SAN ANTONIO -- If the NBA Finals resumed Friday, there would be no way LeBron James could play.
There's no game until Sunday.
And James plans to be ready by then.
With his gait still affected by severe cramping and dehydration, and feeling the effects of a sleepless night brought on by several trips to the bathroom -- an unavoidable drawback of having his body filled with fluids -- James insisted he will play when the Miami Heat and San Antonio Spurs get together for Game 2 of the finals.
"I'll be in uniform on Sunday," James said Friday. "I should be 100 percent on Sunday. Obviously I'm going to take it light today. Training staff said I should take it light today. Give the body another day to recover. Tomorrow I should be back on my feet full go -- and I got all day Sunday to get ready for Sunday night.
When he was there on Thursday, the Heat were right there as well.
When he was done, so were the Heat.
Up by seven at one point in the fourth quarter, Miami fell apart in the final minutes and James' ugly departure could have easily had something to do with that. San Antonio's lead was 94-92 after James scored with 4:09 left; he was out of the game for good and unable to move 10 seconds later. From that point, the Spurs finished on a 16-3 run.
Heat coach Erik Spoelstra made no excuses Friday, simply saying the two-time defending NBA champions needed to close the deal, James or no James.
"He's a competitor at the highest level," Spoelstra said. "So it was killing him being on that sideline, but you also have your health to look after. Look, 99.9 (percent) of people have never pushed their body to that level, at that level where you're past the point where your tank is empty and your body shuts down. For a competitor and for the best player in the game at this level to constantly push his body past that point, I think, is incredibly admirable."
Crampgate, as Spoelstra called it, was still the hot topic of the finals Friday.
-- Spoelstra revealed James took seven anti-cramping pills during the game.
-- The air conditioning was working again at AT&T Center and the NBA said a faulty breaker caused the breakdown. Arena events this weekend, including a Friday concert and Saturday WNBA game, were proceeding as scheduled.
-- Gatorade issued an apology over some tweets that made light of James' cramps. James is an endorser of Powerade, a rival sports drink.
-- NBA Commissioner Adam Silver told The Associated Press that he spoke with James' agent Rich Paul and manager Maverick Carter to check in on the health of the four-time MVP.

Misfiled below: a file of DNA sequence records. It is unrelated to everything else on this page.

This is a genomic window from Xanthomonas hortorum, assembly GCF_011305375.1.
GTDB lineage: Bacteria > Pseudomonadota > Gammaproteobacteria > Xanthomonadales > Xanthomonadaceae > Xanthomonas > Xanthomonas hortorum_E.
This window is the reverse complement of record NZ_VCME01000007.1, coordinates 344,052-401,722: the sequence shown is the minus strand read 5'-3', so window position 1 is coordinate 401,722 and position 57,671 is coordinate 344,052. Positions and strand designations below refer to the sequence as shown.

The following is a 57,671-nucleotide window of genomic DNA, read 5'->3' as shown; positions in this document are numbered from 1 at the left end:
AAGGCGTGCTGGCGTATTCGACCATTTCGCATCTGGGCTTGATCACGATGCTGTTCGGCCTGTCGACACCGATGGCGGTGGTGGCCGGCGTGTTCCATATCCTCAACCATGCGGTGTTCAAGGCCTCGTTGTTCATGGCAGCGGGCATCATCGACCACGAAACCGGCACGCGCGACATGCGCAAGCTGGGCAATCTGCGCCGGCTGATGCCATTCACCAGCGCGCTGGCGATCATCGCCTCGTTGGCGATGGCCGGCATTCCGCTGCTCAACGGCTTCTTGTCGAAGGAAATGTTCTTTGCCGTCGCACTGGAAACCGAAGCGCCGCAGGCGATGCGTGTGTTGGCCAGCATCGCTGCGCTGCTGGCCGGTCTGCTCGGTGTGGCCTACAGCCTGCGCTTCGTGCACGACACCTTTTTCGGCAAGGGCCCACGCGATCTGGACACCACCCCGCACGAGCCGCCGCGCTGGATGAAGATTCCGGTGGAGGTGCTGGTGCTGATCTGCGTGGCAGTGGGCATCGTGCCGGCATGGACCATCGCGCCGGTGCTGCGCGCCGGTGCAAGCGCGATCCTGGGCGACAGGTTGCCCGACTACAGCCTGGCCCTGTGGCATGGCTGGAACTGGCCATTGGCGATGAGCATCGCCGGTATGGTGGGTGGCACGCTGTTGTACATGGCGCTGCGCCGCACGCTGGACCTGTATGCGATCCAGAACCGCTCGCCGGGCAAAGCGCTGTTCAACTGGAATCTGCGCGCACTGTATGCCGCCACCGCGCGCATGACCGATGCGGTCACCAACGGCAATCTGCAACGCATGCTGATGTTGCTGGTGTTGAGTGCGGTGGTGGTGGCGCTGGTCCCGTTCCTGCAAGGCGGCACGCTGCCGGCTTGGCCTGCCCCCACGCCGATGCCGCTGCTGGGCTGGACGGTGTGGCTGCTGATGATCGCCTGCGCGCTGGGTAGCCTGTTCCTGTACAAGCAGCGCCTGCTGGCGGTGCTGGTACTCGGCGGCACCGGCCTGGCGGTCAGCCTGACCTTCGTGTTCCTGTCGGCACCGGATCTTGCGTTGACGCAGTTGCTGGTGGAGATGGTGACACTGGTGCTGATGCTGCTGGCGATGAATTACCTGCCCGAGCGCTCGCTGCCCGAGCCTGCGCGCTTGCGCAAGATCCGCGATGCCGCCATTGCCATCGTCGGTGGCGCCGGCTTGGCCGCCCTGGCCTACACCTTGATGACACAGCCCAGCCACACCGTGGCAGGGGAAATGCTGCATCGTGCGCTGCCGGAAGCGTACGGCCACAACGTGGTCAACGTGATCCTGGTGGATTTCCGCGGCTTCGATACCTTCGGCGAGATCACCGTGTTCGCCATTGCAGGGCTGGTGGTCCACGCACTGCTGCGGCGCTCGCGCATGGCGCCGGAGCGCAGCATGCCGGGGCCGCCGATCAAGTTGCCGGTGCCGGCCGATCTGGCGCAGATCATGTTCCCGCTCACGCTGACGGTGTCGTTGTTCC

"They both assured me that he was all right," Silver said. "We all agreed that it was an unfortunate incident."
Silver said the league is satisfied that there was no chicanery involved.
"It's the nature of live sporting events," Silver said. "It's, for better or worse, part of the drama of these games."
The Heat used nine players Thursday night and guard Dwyane Wade said he'd like to see the rotation expand in Game 2.
"This time of the year you can't leave anything to chance," Wade said. "I look forward to us using more guys next game, keep guys fresher."
James has dealt with cramps in big games before, including Game 4 of the 2012 NBA Finals against Oklahoma City and Game 3 of this season's Eastern Conference finals against Indiana. He's been tested as to why he cramps; doctors, he said, have no answers. Heat trainers are typically not available to media, but Spoelstra said the team takes all necessary measures to keep James healthy.
"Maybe in his case, his ability to mentally push himself harder than the next guy just pushes his muscles more to the extreme," said Dr. James Gladstone, the co-chief of sports medicine at the Icahn School of Medicine at Mount Sinai. "In some ways it's almost commendable that he pushes himself that hard."
Spoelstra said he doesn't compare Thursday to past cramping issues. The arena temperature made for an abnormal night.
"It's like trying to play an NBA basketball game in a hot yoga environment. It's not ideal," Spoelstra said. "We're not making excuses for it, we're trying to adapt on the fly and it was at an extreme level and he was competing at an extremely high level. The only other answer would have been to pace himself, and he doesn't have that in his DNA."